With the recent focus on improving fuel economy, we’ve been told how important it is to maintain our tire pressure.
We all know that tires wear out, but we want to make them last as long as possible because they’re fairly expensive to replace. In addition to saving gas, properly inflated tires last longer. Under-inflated tires will wear out more quickly.
Some people wonder if there is benefit to adding a few extra pounds of pressure when they fill up their tires. But actually, there isn’t. In fact, there are very good reasons not to over-inflate your tires. For one, the middle of the tread will wear unevenly because the full tread is not contacting the road properly. That also adversely affects your handling.
Every vehicle has a sticker on the driver’s side door jamb that tells you the manufacturer’s recommended tire pressure. This recommendation is an integral part of the vehicle’s suspension tuning. A lot of engineering actually goes into the recommended tire pressure, so it’s important to follow it.
What else do we need to know about tire maintenance? Tire rotation and balancing are very important. Let’s start with rotation. Because the front tires handle the brunt of turning forces, the shoulders of the front tires wear more quickly than the rear tires. We rotate the tires so that they all get to do some duty on the front and they’ll all wear evenly over their life.
For most vehicles, front tires are rotated to the rear and vice versa. Others recommend a cross rotational pattern. Some vehicles use an asymmetrical tire so those tires need to stay on either the right or left side – it’ll say which on the tire. Some high performance cars have asymmetrical tires and different sizes on the front and rear. These can’t be rotated at all. Your owner’s manual will have details for your car.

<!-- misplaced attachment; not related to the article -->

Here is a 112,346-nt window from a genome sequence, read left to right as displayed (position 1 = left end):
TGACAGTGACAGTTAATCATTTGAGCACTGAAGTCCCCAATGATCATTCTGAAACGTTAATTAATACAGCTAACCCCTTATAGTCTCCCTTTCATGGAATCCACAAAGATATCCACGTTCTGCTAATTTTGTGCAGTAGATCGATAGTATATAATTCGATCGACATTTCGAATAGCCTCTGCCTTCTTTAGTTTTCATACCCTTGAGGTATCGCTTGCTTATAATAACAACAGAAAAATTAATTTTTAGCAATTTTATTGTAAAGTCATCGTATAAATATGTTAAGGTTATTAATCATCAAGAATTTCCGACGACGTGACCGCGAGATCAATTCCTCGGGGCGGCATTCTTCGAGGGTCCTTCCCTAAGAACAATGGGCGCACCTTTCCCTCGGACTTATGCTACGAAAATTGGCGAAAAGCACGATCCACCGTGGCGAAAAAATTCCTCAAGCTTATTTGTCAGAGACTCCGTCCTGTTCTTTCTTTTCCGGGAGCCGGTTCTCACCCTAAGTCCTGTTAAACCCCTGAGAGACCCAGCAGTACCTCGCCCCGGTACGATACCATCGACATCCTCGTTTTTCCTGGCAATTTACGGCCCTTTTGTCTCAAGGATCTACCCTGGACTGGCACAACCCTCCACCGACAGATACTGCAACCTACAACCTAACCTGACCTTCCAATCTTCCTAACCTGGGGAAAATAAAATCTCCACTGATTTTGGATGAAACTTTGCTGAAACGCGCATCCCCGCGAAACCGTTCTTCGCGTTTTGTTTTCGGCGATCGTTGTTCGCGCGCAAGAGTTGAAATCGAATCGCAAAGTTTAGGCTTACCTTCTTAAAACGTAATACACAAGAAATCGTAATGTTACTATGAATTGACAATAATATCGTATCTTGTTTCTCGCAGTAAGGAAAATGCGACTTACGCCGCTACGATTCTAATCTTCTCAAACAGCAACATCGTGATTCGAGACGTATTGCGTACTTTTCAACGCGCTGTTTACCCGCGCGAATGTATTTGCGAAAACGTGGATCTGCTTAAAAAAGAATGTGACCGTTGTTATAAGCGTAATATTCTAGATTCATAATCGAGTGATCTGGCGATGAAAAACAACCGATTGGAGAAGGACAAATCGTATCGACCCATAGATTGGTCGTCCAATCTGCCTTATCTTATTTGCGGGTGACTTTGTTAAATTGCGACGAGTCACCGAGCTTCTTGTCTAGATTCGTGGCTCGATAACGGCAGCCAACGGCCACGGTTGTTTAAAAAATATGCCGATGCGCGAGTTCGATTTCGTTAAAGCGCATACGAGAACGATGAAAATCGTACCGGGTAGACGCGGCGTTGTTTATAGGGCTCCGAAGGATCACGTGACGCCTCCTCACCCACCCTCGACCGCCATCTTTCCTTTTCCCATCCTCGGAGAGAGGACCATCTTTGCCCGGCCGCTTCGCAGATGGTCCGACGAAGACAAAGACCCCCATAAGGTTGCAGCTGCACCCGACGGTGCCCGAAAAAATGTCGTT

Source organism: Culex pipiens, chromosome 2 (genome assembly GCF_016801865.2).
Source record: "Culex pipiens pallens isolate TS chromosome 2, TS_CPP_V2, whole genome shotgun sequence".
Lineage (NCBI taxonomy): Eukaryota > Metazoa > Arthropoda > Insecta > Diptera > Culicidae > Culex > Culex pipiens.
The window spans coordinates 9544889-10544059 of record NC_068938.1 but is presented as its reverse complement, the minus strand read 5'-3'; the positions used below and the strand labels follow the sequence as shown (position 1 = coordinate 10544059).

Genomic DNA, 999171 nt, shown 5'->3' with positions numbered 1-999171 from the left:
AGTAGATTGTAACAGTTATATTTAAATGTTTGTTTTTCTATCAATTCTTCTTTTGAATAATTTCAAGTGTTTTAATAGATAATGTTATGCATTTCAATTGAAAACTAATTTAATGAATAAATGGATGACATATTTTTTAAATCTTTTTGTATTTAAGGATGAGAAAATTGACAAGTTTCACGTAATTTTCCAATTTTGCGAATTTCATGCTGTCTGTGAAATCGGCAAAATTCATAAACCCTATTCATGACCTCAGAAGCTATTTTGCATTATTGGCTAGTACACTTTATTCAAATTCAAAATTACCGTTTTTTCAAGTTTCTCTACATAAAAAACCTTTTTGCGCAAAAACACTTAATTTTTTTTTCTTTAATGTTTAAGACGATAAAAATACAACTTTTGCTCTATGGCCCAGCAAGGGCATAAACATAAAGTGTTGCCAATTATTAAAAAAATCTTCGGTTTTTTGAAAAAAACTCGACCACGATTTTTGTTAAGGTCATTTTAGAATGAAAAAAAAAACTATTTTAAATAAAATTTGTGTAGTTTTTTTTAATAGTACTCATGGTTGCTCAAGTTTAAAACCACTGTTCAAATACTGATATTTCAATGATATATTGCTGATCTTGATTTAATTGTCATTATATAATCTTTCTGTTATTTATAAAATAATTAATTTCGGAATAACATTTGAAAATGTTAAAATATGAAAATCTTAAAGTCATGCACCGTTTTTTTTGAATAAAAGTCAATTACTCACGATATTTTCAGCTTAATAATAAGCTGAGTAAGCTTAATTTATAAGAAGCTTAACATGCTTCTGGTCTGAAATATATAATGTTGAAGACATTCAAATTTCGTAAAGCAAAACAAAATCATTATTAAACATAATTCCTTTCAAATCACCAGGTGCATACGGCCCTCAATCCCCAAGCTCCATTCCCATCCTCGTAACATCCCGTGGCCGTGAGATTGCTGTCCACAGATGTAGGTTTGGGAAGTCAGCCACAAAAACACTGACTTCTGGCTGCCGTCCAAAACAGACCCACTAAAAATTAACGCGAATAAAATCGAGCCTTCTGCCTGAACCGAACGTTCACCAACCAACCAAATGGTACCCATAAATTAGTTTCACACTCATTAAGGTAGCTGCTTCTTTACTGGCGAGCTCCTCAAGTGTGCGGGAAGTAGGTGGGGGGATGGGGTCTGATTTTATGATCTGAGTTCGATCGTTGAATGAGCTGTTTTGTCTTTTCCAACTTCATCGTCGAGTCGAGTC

How often should you rotate your tires? Your owner’s manual will have a recommendation. Your service advisor can do a visual inspection to let you know if it looks like it should be done. The interval is typically around 5,000 miles.
You know, some people don’t think new tires need to be balanced. What they aren’t taking into account is the wheel. Between the wheel and the tire – even a new tire – there’s enough variation to require balancing.
When you add the valve stem and tire pressure monitoring sensors required on new cars, balancing is definitely in order. When a tire’s out of balance, it’s actually hopping down the road. You’ll feel the vibration through the steering wheel if a front tire’s out of balance and through your seat if it’s a rear tire.
Proper wheel balance promotes tire life and increases safety. Historically, lead weights have been attached to the wheel to bring it into balance. Lead gives some environmental concern, so steel weights are starting to be substituted.
Also, always use the same size tire on an axle. Different size tires on the front or on the back can lead to some real handling problems. And tire manufacturers recommend that when you get two new tires, they be installed on the rear because that’s where you need the most traction to avoid spinning-out.
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